Monday, October 20, 2014

Interesting discussion

going on over at QRP-L about portable antennas.  The catalyst for the "debate" is this article.

Lot's of good input by lots of people who know what they are talking about.  And as always, for portable operations (my emphasis), it seems to boil down to efficiency vs. ease of use.

Both Steve Weber KD1JV and Ron Polytika WB3AAL, who have done a lot of operating from the Appalachian trail, point out that while classic dipoles may be the most efficient antenna to use, there are practical logistical problems associated with them.  There may not always be trees available, and even when there are trees available, there may be so many and so close together, that hoisting up a dipole may not be practical.  I have to agree with Steve that hoisting a dipole or doublet in the classic sense, in a portable situation (especially when you are by yourself) can be an experiment in frustration.

Steve is a proponent of the End Fed Half Wave, while Ron likes a version of the portable vertical that he has designed and yields quite acceptable results for him.  I have used both and personally prefer the end fed wire for the ease of deployment. Don't get me wrong. I have verticals antennas and love them. My Butternut at home and my Buddistick on top of the Jeep have both done very well for me.  But as always, the ground plane is crucial.  Close to 60 radials at home and the Jeep's metal body acting as a ground plane for the Buddistick make all the difference in the world.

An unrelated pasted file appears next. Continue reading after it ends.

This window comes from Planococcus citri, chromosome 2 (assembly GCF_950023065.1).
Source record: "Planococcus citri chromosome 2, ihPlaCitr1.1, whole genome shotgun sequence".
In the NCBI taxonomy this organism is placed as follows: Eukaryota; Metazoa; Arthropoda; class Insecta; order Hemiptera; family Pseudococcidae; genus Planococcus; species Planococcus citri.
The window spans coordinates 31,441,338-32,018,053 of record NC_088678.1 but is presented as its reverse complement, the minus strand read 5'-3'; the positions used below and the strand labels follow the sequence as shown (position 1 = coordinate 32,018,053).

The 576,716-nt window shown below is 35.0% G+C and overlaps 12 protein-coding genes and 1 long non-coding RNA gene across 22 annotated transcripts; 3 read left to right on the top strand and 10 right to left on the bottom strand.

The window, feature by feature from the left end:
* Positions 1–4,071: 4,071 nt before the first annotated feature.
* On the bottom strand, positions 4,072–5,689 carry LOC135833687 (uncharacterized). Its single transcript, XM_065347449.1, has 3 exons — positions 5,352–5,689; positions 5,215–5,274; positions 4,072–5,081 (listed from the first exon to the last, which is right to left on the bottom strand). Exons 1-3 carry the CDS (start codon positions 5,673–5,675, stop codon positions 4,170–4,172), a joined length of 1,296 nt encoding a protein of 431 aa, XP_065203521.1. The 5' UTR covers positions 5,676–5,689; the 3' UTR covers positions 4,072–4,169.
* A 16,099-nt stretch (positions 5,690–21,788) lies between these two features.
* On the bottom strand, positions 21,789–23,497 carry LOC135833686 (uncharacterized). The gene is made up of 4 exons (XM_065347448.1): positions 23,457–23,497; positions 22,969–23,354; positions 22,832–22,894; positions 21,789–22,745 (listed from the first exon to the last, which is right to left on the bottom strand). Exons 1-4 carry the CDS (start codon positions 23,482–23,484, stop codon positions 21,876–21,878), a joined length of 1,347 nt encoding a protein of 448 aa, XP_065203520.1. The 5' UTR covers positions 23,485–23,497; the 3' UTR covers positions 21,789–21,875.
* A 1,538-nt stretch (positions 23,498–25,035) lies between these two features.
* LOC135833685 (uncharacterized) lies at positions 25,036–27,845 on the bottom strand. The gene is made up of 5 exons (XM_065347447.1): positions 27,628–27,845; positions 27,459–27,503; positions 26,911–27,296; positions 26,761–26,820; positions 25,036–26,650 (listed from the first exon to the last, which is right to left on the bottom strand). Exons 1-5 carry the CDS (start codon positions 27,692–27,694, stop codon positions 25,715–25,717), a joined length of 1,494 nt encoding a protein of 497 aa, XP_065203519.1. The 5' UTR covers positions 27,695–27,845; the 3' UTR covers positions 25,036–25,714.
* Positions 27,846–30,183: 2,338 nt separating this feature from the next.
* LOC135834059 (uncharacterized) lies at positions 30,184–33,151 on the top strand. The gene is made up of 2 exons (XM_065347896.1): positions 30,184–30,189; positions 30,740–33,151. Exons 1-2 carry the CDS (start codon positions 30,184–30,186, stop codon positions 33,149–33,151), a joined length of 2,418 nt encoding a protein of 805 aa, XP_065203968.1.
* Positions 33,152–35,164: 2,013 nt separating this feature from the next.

The thing that surprises me though, is that when speaking of dipoles or doublets, everyone always seems to think of them in the classic flat top or Inverted Vee configuration, which of course, requires three supports. I have used doublets, such as the NorCal doublet as a sloper and as a vertical dipole with a modicum of success.  My first Flight of the Bumblebees effort used the NorCal Doublet as a sloper and I was quite pleased with the results.

What it boils down to, of course, is that you have to try different things and see what works best for you. There is no single correct answer to the question of  "What is the best portable antenna?" What will work in one situation may be totally unsuitable for another.  No archer carries only one arrow in his quiver.  Hams who are adroit in portable operations always seem to be carry more than one antenna configuration into the field with them, as long as they meet the requirements for portability and ease of use. And I think all Hams who love portable operations are on a constant quest for the "Holy Grail", an antenna that is lightweight, quick and easy to deploy, and will work as many bands as possible.

72 de Larry W2LJ
QRP - When you care to send the very least!


  1. I'm really enjoying the EFHW with a 9:1 unun I built. It works pretty nice with the kx3. Some basic tests in the back yard show very similar performance to the Windom I have 40' up in the trees. I traded emails with others about the need or no need of a counterpoise. So far I'm not using one but I hope to do some more tests this fall.

    Putting the antenna up on one end and feeding it at the radio on the other makes for a 5 min or less deployment!

    de KG9DW

  2. Anonymous6:44 PM

    Agreed, it comes down to practical and usable aerials when you're portable. I usually carry a link dipole cut for the WARC bands, but the one I use most often is a random vertical wire on a fishing pole or tossed into a tree - that way I can tune it on most bands with the auto-ATU on my KX3 or K1. Yet I still hanker after the self-supporting vertical home made 'Buddistick' / Phil Salas job which was my first portable aerial. That is really good at the sea-side, a top performer!

    Les g0nmd

  3. Hi Larry, I am very happy with my end fed half wave, my only base antenna for a few years now. Stealth, no problem with strong winds, and highly effective. 73 Paul PC4T